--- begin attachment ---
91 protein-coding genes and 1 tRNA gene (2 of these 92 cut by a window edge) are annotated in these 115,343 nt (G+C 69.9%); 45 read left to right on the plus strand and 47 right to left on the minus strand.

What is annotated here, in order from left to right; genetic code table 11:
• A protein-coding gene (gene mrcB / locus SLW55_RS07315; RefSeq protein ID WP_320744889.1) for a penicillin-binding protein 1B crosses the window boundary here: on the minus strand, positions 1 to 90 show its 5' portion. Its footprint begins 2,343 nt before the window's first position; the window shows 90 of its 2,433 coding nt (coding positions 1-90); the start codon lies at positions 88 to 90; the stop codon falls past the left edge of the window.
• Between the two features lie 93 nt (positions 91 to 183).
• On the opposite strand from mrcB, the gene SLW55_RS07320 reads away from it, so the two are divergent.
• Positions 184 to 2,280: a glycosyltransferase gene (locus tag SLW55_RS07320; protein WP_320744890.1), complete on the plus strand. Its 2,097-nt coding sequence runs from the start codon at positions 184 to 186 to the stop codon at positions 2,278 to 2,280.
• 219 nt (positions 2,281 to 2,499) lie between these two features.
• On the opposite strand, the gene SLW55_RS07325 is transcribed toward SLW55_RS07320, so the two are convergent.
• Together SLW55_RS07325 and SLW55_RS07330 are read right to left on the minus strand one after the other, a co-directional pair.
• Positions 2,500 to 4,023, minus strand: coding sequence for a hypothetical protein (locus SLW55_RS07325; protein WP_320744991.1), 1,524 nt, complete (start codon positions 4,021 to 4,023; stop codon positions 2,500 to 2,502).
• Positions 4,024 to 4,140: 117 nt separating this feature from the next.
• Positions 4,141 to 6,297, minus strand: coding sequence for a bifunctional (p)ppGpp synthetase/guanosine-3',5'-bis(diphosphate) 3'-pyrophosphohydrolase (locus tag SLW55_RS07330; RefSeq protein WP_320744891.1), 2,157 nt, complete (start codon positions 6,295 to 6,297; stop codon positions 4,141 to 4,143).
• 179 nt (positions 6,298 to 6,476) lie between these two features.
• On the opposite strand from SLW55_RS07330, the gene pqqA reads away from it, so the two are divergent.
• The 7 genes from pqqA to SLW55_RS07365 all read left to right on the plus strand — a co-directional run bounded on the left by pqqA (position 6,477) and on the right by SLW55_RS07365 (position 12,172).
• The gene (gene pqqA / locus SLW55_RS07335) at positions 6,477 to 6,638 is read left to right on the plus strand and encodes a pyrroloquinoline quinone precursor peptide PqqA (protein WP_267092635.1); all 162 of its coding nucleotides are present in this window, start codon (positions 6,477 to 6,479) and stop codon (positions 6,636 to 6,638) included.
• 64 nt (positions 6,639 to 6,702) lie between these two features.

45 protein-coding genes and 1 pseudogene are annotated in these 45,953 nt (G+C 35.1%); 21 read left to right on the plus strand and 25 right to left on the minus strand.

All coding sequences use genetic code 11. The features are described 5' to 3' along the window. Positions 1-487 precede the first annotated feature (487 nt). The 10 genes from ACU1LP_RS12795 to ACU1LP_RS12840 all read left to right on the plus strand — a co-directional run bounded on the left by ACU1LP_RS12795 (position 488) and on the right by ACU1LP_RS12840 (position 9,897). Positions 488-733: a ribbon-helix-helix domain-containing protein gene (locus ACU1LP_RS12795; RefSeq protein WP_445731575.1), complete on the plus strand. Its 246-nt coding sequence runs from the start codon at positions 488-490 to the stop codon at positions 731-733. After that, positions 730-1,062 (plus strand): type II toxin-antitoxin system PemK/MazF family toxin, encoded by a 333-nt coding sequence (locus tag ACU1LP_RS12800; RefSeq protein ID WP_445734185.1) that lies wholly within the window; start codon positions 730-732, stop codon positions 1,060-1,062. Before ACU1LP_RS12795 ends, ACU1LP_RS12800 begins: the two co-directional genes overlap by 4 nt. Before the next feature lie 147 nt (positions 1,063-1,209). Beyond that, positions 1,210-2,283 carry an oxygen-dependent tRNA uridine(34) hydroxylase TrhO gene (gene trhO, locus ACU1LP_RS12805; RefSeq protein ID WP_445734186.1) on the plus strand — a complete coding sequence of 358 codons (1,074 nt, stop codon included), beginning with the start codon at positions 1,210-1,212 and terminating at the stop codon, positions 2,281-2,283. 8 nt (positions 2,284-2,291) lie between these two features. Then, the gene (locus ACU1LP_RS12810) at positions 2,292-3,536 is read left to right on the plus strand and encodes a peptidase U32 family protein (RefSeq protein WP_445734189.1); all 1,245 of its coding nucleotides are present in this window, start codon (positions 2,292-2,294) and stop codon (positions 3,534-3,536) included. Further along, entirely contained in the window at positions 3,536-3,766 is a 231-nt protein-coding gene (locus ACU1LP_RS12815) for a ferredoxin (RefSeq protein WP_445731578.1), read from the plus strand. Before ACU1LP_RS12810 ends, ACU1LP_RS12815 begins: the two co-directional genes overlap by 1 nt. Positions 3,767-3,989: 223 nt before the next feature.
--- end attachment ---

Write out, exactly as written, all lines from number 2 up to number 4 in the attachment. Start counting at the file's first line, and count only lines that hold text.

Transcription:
What is annotated here, in order from left to right; genetic code table 11:
• A protein-coding gene (gene mrcB / locus SLW55_RS07315; RefSeq protein ID WP_320744889.1) for a penicillin-binding protein 1B crosses the window boundary here: on the minus strand, positions 1 to 90 show its 5' portion. Its footprint begins 2,343 nt before the window's first position; the window shows 90 of its 2,433 coding nt (coding positions 1-90); the start codon lies at positions 88 to 90; the stop codon falls past the left edge of the window.
• Between the two features lie 93 nt (positions 91 to 183).